#IndustryMade: Shooting Video Content For Your Brand - First Steps

#IndustryMade: Shooting Video Content For Your Brand - First Steps

Being a brand owner in 2020 has been absolute chaos, it’s crazy out there, and things are changing every day. But there is one thing that has been consistent, which is the fact that video content has been on the come up and everyone is trying to make more of it as well as make more quality video.

Here at Industry Threadworks, we are rebranding an existing brand, AXIX, so we did a video shoot for our launch. We thought it was a great opportunity to show you how we prep for videos to make sure that we are ready to go when we get on set and have a good storyline.

Setting your Intention

The first step is you want to make sure that you have your intention set because this is what drives the video, the storyline, and what you are trying to achieve with the video. For our particular video, like I mentioned we are planning to rebrand AXIX and push it in a totally different direction, so our intention is to portray out with the old and in with the new.

Emotional Response

The second thing you want to think about is what type of emotional response you want the viewer to have when they see your video. Do you want them to feel sad when they watch it, or excited, or hyped up? A lot of the times it’s not so much the design but about the message itself. You can have an awesome design for your products but that combined with emotional response and good overall message will make people feel more inclined to purchase it. If your brand makes them feel a certain way, they are going to want to be a part of it and support you as well as just live that brand ethos that you are creating.

Creating a Title

After you have your intention and emotion created for the video, you can easily come up with a title. Even if your video doesn’t really need a title or there isn’t anywhere that people are going to see the title it’s a good idea to make one because it guides you and keeps you on track with your intentions and emotional response. Once you are on set this is particularly useful because when you are doing different shots you can easily identify if something is going to work or if a particular shot might not fit the storyline.

Creating a Storyboard

Next you want to create a sort of story board, so you have a rough plan of what you are going to do for the video itself. What we did was break up the video basically beginning, middle, and end scene and then put notes for each or drawings that maybe help you get ideas out there. Once you have this all finished you can take a picture or do whatever is easiest to bring it with you as a reference while you are doing the shoot.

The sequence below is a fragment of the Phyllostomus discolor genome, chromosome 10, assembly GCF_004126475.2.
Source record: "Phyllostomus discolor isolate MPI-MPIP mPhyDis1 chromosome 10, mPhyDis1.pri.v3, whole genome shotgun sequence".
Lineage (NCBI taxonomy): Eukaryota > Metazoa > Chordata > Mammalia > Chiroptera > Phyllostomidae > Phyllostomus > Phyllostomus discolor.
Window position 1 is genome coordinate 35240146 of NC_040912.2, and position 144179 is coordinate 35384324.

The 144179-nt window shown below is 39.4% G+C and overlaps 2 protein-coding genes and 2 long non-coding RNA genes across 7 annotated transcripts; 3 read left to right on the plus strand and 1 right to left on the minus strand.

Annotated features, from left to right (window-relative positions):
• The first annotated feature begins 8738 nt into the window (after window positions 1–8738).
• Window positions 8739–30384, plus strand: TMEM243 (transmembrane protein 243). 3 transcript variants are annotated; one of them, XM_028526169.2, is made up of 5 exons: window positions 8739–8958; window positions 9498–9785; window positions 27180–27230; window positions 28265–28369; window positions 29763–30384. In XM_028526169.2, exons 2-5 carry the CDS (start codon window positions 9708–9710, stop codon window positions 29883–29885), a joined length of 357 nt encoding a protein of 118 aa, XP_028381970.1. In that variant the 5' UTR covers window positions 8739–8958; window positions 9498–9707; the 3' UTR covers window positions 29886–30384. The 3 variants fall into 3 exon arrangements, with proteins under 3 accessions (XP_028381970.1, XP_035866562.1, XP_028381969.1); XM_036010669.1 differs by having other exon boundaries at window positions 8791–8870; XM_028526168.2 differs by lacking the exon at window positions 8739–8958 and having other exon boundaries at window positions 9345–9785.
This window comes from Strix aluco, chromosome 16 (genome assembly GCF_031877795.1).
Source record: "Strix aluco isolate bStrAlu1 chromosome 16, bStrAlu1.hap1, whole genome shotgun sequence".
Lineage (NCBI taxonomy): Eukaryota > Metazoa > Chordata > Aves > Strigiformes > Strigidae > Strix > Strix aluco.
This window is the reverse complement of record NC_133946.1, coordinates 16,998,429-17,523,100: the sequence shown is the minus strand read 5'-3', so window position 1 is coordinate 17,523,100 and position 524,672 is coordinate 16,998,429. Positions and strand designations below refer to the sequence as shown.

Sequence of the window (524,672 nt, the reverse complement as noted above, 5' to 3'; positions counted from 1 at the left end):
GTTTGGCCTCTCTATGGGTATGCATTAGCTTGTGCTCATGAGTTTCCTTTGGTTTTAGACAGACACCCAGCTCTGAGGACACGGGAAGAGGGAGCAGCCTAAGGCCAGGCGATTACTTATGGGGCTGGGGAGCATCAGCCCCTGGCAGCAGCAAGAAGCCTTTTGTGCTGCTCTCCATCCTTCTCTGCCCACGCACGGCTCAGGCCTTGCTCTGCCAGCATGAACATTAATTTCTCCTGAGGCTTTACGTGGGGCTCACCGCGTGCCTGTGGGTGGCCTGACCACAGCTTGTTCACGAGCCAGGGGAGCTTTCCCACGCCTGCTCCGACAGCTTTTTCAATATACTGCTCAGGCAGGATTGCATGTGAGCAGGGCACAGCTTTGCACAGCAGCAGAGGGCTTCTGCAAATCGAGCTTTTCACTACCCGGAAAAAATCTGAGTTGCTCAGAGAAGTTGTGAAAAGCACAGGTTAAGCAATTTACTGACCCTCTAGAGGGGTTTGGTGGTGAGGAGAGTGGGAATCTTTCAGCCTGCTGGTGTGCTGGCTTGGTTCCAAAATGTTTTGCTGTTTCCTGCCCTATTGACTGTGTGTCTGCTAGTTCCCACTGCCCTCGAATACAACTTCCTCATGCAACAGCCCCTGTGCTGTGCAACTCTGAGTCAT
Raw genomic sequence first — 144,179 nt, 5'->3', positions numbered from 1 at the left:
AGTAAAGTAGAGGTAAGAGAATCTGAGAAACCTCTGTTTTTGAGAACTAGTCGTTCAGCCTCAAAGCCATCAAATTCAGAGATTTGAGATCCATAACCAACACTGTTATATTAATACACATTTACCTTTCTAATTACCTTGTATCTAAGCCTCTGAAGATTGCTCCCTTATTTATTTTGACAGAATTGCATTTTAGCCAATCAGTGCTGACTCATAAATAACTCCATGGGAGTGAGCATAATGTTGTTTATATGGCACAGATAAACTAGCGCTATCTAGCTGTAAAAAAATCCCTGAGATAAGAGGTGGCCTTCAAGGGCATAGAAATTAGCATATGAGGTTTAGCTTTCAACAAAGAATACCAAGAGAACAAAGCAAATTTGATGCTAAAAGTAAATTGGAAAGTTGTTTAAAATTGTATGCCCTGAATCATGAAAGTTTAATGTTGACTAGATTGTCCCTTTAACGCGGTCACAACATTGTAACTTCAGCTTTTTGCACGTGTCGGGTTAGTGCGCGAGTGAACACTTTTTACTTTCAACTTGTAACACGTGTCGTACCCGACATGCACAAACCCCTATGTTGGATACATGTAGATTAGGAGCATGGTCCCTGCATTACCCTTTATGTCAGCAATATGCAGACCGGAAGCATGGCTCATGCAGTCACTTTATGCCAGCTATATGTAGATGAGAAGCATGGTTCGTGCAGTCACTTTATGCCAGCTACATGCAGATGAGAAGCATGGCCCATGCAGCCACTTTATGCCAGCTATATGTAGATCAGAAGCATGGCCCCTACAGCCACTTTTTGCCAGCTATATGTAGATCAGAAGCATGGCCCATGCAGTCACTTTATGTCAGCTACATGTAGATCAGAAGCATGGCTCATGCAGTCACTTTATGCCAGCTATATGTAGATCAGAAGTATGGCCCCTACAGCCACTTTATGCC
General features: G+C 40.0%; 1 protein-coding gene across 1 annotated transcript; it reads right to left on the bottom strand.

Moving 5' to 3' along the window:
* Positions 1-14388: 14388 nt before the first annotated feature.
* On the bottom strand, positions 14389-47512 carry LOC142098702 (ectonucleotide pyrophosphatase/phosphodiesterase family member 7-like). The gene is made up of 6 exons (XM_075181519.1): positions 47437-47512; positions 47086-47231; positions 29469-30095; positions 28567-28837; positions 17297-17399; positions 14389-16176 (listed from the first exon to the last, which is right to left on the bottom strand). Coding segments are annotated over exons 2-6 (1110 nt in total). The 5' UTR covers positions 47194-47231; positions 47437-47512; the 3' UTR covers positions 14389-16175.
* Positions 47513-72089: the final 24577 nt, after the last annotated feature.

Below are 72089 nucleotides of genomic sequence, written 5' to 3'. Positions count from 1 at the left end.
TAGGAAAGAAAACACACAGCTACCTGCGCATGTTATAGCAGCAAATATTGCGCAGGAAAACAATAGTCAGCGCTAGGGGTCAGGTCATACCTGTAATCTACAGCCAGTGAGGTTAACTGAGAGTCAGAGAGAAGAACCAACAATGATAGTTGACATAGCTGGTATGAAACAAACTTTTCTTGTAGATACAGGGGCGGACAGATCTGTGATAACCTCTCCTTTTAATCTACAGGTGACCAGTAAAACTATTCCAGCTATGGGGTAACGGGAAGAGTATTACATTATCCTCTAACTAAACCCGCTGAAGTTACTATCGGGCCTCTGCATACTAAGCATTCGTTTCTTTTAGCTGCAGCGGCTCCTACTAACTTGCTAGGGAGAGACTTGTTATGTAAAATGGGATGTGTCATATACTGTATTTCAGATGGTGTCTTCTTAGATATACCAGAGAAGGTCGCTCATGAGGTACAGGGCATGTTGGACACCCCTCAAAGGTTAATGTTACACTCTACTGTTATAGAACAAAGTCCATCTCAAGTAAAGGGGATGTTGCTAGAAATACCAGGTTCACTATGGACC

Basically, you are coming up with an action plan and making sure you are sticking with it and ensure that you are prepared for everything. You also want to consider all of the things that might restrict you from doing your shoot like for example, is the area you are going to accessible to the public? Or, what the weather is going to be like that day? When we chose the location for our shoot, we didn’t prepare fully, and we didn’t realize that the area we were going to was heavily monitored by border patrol which meant we had to get the okay from them to even get on the trail. If we wouldn’t have been able to get onto the trail it would have been a complete waste of time and we would have lost a whole day of shooting, so doing your research and preparing is critical. Additionally, if you are bringing props and are questioning whether one would be needed, just bring it anyways because it is better to have it and not use it than to have missed an opportunity.

Following these steps can really help guide you in the right direction and also help with getting a video that you are happy with and that resonates with your audience. This ultimately can lead to people buying into your message and your whole story as well as your products. So, as a recap, for your next video you want to make sure you start with deciding on your intention, determining the emotional response, and creating a title for yourself that helps make the story cohesive.

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